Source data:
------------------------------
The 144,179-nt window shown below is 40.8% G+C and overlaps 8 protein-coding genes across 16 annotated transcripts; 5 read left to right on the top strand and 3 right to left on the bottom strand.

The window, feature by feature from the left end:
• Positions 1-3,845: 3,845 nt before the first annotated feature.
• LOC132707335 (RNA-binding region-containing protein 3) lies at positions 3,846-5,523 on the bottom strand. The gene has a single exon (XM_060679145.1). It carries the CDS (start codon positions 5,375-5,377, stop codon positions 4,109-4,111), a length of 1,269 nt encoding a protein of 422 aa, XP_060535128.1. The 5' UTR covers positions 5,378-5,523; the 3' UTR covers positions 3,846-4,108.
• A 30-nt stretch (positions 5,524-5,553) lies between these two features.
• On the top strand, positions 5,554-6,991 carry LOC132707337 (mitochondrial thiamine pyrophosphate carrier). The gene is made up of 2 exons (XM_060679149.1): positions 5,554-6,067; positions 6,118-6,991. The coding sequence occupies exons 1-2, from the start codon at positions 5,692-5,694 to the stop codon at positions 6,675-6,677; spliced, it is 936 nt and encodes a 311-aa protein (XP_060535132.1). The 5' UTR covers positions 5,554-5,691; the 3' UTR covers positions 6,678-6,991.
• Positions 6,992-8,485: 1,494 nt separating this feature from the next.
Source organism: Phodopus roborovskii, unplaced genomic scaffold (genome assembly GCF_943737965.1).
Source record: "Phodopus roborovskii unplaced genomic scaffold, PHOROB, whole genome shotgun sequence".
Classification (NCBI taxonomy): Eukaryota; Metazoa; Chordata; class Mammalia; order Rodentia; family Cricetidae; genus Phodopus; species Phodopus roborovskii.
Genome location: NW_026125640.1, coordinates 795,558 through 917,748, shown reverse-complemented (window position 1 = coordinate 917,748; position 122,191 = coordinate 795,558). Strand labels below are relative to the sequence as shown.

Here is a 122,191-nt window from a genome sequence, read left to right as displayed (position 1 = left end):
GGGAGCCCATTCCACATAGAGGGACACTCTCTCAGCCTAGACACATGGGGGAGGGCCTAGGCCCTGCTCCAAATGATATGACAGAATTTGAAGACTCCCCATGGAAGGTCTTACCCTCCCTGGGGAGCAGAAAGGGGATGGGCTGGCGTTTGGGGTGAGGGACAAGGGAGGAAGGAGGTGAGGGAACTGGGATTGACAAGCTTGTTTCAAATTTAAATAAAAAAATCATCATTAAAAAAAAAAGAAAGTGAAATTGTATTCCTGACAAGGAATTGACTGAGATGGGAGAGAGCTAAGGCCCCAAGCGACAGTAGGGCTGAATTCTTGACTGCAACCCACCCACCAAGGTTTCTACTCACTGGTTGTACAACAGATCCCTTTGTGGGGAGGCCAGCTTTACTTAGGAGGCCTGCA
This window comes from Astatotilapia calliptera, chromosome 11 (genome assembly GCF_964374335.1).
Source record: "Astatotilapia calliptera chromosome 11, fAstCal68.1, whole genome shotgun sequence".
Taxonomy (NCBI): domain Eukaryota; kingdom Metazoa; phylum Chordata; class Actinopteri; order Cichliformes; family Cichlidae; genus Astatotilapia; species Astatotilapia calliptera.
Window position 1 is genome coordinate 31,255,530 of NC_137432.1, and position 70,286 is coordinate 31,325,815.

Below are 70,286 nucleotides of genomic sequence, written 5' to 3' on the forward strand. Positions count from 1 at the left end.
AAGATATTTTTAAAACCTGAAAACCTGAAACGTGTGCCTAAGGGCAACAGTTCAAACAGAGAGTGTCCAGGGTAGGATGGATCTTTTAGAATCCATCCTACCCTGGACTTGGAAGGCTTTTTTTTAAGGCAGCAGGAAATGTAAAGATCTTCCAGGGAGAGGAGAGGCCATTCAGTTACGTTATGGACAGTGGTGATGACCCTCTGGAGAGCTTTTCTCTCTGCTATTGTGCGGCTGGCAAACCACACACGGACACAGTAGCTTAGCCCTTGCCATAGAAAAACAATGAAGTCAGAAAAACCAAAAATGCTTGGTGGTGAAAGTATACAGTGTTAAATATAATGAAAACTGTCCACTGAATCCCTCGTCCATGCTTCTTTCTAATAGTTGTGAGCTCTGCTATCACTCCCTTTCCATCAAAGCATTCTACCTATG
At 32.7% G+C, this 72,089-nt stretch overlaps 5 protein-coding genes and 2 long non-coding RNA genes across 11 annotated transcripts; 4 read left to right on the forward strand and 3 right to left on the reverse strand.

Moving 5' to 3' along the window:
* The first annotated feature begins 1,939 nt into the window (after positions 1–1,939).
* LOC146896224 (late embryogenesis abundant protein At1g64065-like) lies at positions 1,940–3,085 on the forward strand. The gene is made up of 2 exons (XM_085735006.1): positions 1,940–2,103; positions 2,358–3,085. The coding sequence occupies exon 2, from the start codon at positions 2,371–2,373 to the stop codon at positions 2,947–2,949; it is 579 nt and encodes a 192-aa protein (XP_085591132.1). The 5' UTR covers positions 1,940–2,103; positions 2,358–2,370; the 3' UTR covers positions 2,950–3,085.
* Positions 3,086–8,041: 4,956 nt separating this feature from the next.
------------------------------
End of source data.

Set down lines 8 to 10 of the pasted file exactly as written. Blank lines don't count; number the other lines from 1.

Source organism: Phodopus roborovskii, unplaced genomic scaffold (genome assembly GCF_943737965.1).
Source record: "Phodopus roborovskii unplaced genomic scaffold, PHOROB, whole genome shotgun sequence".
Classification (NCBI taxonomy): Eukaryota; Metazoa; Chordata; class Mammalia; order Rodentia; family Cricetidae; genus Phodopus; species Phodopus roborovskii.